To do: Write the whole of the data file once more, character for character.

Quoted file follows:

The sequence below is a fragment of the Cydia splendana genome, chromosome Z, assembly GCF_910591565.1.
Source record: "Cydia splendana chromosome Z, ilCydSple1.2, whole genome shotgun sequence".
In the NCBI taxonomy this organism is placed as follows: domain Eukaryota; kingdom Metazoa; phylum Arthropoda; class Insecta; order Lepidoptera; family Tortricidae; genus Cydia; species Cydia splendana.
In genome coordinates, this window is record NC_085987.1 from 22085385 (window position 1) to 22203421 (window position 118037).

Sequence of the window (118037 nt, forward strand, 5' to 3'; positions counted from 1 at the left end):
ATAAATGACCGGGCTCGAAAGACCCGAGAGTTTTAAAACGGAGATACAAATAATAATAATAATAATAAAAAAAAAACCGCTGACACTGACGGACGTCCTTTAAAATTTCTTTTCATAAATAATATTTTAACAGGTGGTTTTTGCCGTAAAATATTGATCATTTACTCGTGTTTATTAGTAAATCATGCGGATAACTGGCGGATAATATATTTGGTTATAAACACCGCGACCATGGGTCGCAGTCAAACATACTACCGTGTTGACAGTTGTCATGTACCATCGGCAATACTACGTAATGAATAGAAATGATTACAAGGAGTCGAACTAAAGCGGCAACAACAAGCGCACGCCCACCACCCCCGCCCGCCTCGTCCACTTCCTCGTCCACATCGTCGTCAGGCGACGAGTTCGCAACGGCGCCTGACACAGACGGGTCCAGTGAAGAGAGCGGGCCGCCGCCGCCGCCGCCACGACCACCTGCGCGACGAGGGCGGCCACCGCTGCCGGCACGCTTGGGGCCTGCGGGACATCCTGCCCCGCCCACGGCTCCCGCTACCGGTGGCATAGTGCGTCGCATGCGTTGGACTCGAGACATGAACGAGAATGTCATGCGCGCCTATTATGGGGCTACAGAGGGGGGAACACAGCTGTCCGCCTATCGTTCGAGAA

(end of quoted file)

The sequence below is a fragment of the Cydia splendana genome, chromosome Z, assembly GCF_910591565.1.
Source record: "Cydia splendana chromosome Z, ilCydSple1.2, whole genome shotgun sequence".
In the NCBI taxonomy this organism is placed as follows: domain Eukaryota; kingdom Metazoa; phylum Arthropoda; class Insecta; order Lepidoptera; family Tortricidae; genus Cydia; species Cydia splendana.
In genome coordinates, this window is record NC_085987.1 from 22085385 (window position 1) to 22203421 (window position 118037).

Sequence of the window (118037 nt, forward strand, 5' to 3'; positions counted from 1 at the left end):
ATAAATGACCGGGCTCGAAAGACCCGAGAGTTTTAAAACGGAGATACAAATAATAATAATAATAATAAAAAAAAAACCGCTGACACTGACGGACGTCCTTTAAAATTTCTTTTCATAAATAATATTTTAACAGGTGGTTTTTGCCGTAAAATATTGATCATTTACTCGTGTTTATTAGTAAATCATGCGGATAACTGGCGGATAATATATTTGGTTATAAACACCGCGACCATGGGTCGCAGTCAAACATACTACCGTGTTGACAGTTGTCATGTACCATCGGCAATACTACGTAATGAATAGAAATGATTACAAGGAGTCGAACTAAAGCGGCAACAACAAGCGCACGCCCACCACCCCCGCCCGCCTCGTCCACTTCCTCGTCCACATCGTCGTCAGGCGACGAGTTCGCAACGGCGCCTGACACAGACGGGTCCAGTGAAGAGAGCGGGCCGCCGCCGCCGCCGCCACGACCACCTGCGCGACGAGGGCGGCCACCGCTGCCGGCACGCTTGGGGCCTGCGGGACATCCTGCCCCGCCCACGGCTCCCGCTACCGGTGGCATAGTGCGTCGCATGCGTTGGACTCGAGACATGAACGAGAATGTCATGCGCGCCTATTATGGGGCTACAGAGGGGGGAACACAGCTGTCCGCCTATCGTTCGAGAA